The gameplay is very much like Diablo. Enter a stage, kill enemies, collect loot, leave. You complete a stage when every enemy is defeated and each stage ends with a boss fight. After you finish a level, you can keep all of your gold but must choose only one piece of loot to take back to the village with you. I’m not a big fan of that limitation, even if it makes more sense for your hero to carry one breastplate back instead of five. You can, of course, replay levels for more gold, experience, and loot.
RPGs often run into the problem where you have an enormous pile of loot you are never going to use. All of this generally gets sold for money. Eternity Warriors has you fuse it to the gear you like instead. Better gear gives more experience when it’s sacrificed to fusion. Once an item reaches its maximum level, you can evolve it using rare reagents like minion’s eyes and minion’s blood. These reagents can be found as standard loot, but because you can only take one piece home from each excursion, you’ll have to replay quite a few levels to collect enough to fuel evolution. It’s worth it, though. While fusion slightly improves an item’s stats, evolution gives a bump big enough to knock a piece of equipment into the next rarity level.
A lot of modern free-to-play games make use of mechanics just like fusion and evolution, but I usually find them problematic because they are so expensive they practically require a real-world payment for a pack of gems or gold. Not so here, every bit of gear, gold, and reagent you’ll need to power up your weapons is readily available through normal play. It’s nice to have something that gives your junk gear a purpose. Even if you’ve powered up a helmet several times and then stumble upon a much better one later, at least your old helmet will provide a good chunk of experience for your new one.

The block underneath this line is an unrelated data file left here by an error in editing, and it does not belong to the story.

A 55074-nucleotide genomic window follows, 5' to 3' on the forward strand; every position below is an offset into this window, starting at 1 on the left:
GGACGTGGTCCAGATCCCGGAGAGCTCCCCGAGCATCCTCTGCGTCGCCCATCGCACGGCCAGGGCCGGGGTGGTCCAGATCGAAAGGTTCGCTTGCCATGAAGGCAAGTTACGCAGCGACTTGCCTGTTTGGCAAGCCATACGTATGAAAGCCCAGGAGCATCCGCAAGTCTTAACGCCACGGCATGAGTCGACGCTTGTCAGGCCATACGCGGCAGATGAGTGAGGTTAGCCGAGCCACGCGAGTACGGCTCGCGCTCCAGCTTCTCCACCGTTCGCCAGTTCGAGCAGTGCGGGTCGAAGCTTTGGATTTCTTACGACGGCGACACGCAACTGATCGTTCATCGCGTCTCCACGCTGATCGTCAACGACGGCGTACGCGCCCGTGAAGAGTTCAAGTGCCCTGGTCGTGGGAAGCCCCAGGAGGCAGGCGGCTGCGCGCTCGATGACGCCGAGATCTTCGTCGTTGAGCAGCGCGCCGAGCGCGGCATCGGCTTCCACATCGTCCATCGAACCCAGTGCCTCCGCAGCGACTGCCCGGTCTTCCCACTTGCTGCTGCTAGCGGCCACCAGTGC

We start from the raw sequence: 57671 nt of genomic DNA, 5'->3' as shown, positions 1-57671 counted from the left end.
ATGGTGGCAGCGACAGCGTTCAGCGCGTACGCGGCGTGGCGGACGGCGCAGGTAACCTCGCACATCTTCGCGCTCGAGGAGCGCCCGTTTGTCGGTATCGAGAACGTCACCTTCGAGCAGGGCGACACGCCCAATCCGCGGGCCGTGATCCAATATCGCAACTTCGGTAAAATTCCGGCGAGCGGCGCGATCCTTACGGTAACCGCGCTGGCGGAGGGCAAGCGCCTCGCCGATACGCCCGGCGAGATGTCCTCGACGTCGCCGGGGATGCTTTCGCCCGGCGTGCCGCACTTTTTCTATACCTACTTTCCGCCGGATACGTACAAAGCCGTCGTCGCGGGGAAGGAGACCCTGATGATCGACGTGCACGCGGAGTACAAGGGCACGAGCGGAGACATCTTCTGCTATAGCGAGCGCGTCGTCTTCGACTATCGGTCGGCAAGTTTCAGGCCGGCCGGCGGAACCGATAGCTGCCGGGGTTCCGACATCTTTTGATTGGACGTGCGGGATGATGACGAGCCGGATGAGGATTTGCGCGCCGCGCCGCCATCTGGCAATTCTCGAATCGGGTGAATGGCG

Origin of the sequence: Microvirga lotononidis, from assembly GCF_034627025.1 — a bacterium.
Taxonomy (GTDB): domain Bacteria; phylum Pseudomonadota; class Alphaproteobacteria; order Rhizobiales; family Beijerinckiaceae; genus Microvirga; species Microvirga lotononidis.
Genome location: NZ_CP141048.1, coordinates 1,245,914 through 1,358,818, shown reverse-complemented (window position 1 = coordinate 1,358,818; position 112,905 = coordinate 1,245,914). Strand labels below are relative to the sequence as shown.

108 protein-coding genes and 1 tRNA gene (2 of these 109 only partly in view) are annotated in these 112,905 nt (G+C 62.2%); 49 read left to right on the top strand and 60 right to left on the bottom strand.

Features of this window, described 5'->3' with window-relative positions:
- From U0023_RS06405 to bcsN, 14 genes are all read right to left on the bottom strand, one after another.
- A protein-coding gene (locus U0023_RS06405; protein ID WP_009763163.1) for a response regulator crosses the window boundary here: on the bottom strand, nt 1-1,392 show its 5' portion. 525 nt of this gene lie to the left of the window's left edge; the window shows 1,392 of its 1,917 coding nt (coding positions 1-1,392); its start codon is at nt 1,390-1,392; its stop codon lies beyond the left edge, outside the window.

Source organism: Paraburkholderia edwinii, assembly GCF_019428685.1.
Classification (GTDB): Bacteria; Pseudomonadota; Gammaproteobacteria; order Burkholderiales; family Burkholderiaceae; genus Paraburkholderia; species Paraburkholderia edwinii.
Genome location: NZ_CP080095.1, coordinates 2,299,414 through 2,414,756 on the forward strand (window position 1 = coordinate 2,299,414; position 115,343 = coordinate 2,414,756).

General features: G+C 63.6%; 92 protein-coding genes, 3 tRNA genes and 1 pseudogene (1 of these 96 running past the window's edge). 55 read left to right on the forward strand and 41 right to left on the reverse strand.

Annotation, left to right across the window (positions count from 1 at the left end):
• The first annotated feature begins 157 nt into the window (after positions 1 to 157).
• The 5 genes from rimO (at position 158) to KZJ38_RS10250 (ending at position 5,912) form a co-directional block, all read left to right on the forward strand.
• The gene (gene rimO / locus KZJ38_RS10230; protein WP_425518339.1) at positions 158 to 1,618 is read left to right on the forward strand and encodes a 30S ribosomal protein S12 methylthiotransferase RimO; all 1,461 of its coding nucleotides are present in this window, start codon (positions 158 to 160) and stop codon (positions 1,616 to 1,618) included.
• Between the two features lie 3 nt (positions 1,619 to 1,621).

When you’re not out slaying monsters, you’re in a little village that serves as a hub for all sorts of character management. Here you will pick up and turn in quests, manage your inventory and skills, check your friends list, chat with other players, and a bit more. The interaction with other players is notably limited. You can chat with players on the server or see them running around the village. Tapping on one gives you the option to view their equipment, chat with them, or add them to your friends list. That’s it. There’s no item trading. No cooperative play. No PvP. It’s worth noting that both of the first two games in the series supported co-op play and Eternity Warriors 2 supported PvP. It’s a major point against this game — my biggest one in fact. I don’t understand why the game needs to be always connected or why I care about chatting with other players if I have no other way to interact with them. We can only hope this is something that will be added in an update.
Glu’s got to make money somehow. Like its predecessors, Eternity Warriors 3 sells packages of gold or gems via in-app purchase. These can be used for all kinds of purposes, such as learning and upgrading skills, buying potions, or increasing your inventory size. It never feels necessary though, and the game never crams the in-app purchases down your throat with constant ads and pop-up dialogs.
Eternity Warriors 3 is an incredibly good game for its asking price. It’s very nearly a complete package — the music and art are awesome, the fighting is fun, the controls are tight, and collecting new gear and upgrading it is exciting. There’s a ton to do and the game never stops you from playing because you’re not a paying customer. There’s just that one massive sore spot of paper-thin multiplayer. Chatting with other players is pointless if I can’t actually play with them. I’m confused why Glu would remove such a great feature that was already a part of the series. I really hope it was just a technical or scheduling issue and that co-op gets added in a future update. If you’re a fan of single-player dungeon crawls, loot-collecting, and leveling up, this game is a blast and certainly a bargain considering how many hours you could reasonably put into it without paying a cent. If playing together with friends or strangers is important to you though, it’s just not there yet. You could play Dungeon Hunter 4 which already sports both PvP and co-op, but be aware that it uses a much shadier free-to-play model.